Design development

During the sixteenth century, the trumpet came to be revered above all other instruments. Royal courts often employed up to 20 trumpeters, and in 1548 Emperor Charles V declared that trumpeters were to come under his direct jurisdiction. Not surprisingly, given its royal status, the trumpet's aesthetics received considerable attention during this period. The mouthpiece section of the 'S'-shaped design was brought alongside the bell section so the familiar elongated spiral was achieved. The parallel lengths of the tube were bound together for strength, and colored tassels or other ornaments were often added.

 

From the long mouthpieces of the slide trumpet developed the idea of separate mouthpieces for natural trumpets. The basic design of the mouthpiece during the sixteenth and seventeenth centuries was a cup shape with a flat rim and fairly sharp edge, where the shank left the mouthpiece to join the trumpet's main body. By this time, different mouthpiece designs were being used for different purposes: a shallower cup for the higher registers, and a deeper cup for the lower registers.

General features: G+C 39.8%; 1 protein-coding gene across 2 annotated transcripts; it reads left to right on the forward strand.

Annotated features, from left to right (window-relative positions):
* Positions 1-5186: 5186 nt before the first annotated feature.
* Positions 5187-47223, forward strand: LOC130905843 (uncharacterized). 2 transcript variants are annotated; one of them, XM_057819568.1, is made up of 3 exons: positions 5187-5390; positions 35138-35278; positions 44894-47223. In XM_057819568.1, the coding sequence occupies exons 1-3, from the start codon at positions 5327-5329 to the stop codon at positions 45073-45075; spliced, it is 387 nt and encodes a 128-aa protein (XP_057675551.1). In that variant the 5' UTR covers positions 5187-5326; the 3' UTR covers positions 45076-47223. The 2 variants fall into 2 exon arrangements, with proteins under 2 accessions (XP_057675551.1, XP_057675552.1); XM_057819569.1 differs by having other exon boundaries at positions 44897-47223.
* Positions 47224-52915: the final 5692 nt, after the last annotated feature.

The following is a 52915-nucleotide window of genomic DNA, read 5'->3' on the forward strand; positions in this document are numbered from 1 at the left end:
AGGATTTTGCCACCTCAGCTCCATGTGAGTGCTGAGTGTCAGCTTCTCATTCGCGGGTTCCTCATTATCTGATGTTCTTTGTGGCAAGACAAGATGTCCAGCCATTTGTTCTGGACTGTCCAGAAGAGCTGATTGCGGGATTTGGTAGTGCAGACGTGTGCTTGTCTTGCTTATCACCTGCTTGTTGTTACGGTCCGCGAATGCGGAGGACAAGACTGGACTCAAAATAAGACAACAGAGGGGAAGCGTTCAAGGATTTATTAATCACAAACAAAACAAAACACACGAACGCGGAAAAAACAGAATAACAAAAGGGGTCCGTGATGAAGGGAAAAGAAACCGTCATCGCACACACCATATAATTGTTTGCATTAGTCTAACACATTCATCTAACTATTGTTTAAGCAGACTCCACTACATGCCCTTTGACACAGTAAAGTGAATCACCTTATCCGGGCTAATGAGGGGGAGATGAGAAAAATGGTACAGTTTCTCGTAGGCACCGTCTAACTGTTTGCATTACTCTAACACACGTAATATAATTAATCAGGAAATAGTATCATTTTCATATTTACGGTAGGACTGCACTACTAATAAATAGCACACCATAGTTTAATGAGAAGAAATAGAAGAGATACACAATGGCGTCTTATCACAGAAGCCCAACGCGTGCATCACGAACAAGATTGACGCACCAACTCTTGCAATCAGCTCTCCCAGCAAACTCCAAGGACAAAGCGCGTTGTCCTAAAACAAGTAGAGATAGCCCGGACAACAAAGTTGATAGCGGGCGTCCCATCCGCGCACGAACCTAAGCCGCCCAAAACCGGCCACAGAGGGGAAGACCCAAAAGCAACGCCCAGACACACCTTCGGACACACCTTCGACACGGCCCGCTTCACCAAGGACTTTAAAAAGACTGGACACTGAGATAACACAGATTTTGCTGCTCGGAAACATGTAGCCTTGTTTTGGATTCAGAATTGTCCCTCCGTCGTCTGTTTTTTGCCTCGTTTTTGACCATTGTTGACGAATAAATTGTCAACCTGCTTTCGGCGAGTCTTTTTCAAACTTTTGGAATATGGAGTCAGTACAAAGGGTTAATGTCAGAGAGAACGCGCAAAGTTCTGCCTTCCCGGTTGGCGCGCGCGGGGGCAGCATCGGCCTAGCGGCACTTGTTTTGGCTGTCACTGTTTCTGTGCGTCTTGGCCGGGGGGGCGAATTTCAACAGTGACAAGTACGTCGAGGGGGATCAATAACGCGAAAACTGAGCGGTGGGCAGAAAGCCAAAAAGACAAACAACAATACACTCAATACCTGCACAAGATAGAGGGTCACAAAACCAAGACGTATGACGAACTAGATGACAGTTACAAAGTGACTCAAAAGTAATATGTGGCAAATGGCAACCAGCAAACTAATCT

By the first half of the seventeenth century, it was common for trumpeters to play up to the twentieth partial, and many were capable of ascending to the twenty-fourth or even higher. This gave composers a diatonic scale of an octave and a half to use – more than adequate for using the trumpet as a melodic instrument.

 

Until the late eighteenth century, the trumpet had only been capable of playing in the key of its fundamental and those closely related to it. Consequently players had to constantly change trumpets, or use crooks – additional lengths of tubing that could be placed to alter the trumpet's length. Then designs for a keyed trumpet appeared. Operated with one hand, leaving the other free to hold the instrument, there were between four and six keys, which opened up the entire chromatic range; however, this design failed to catch on.

 


The addition of valves